Rest in Peace

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Mamma Peach
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Rest in Peace

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Rest in Peace
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This thread is for saying something about the recent death of a loved one or someone you admire.
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Mamma Peach
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Re: Rest in Peace

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My son Michael 8/6/86 - 7/23/12

What happened...
On the night of July 23rd two air force officers came to our house (all the way from Pennsylvania, the closest base) and informed us that our son had died, that he had been found by the police very early that morning, and it had been ruled suicide. That seemed incredible to us as we had seen Michael only a couple of weeks before and he was fine, happy, even making plans for the future. As the facts came in, and we later visited the site where it happened (as we decided to have him buried there in Arizona at the Cave Creek National Cemetery where his grandfather was buried) it became even more incredible. Here was a young man well liked by everyone, not a loner or depressed, but someone who was constantly helping others, and socially active. He was refereed to as a "great guy", "gentle giant" and a "son that every mother would love to have". I was very grateful to find out how well my son had lived, and how he had continued to fervently serve the Lord on his own. Everyone on the base was shocked and couldn't understand it, and there had been absolutely no signs at all that he was having any difficulties. The Friday before it happened he had just passed a big exam. The Sergeant Major that worked with the Chaplain ate lunch with him and they talked about his options for advancement. She said that there were no signs of anything troubling him, and she usually notices these things. That weekend he and some of the other Christians on base went to the lake and had fun, and even at work on Monday there were no signs of anything troubling him. When they investigated his room everything was in order, nothing out of place, as usual, except for two brand new books sitting on his desk as if waiting to be read (they had no signs of being opened, ie. cracks on the spine, and were both on the subject of psychological reasons why seemingly good people do cruel things to others, one was "The Lucifer Effect" and I think may have been something he was studying in response to recent shootings in the news to try and understand why and perhaps even how to prevent it.) He wasn't the kind of person who would ever be expected to commit suicide. If it wasn't for the evidence of what happened that night foul play would normally have been expected. However, at 8:00 p.m. the Walmart security cameras show Michael buying a rifle and ammunition. He waited until it was quite late because the worker that checks the irrigation system in the field where Michael died didn't see his car at 10:00 p.m. (as we drove to the site we went down a dirt road past an animal boarding place and water park; I mentioned that Michael would likely have gone to the water park sometime, being that he liked things like that; and I also noticed the "No Trespassing" sign on the farm gate along with a sign that said, "No Hunting" and "No Shooting", and I realized that Michael would have waited until he was certain that no one would see him sneaking onto private property, as that alone was something he would feel guilty for.) Michael left a hand written note (it was definitely his writing) that really made little sense for his beliefs, and seemed almost like a quote with only one personal line, the goodbye.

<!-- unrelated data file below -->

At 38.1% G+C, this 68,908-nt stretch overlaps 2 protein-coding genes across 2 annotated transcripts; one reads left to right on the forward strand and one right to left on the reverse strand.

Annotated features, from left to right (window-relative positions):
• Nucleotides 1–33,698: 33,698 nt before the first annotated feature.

-Everybody has a selfish motive.
-The survival of the fittest, manipulate, destroy, steal what is others in order to thrive.
-The weak are given two situations to choose from, suffer further weakness and die a slow death or give in to their selfish motives and murder themselves. The latter is stranger than the former.
Good bye world,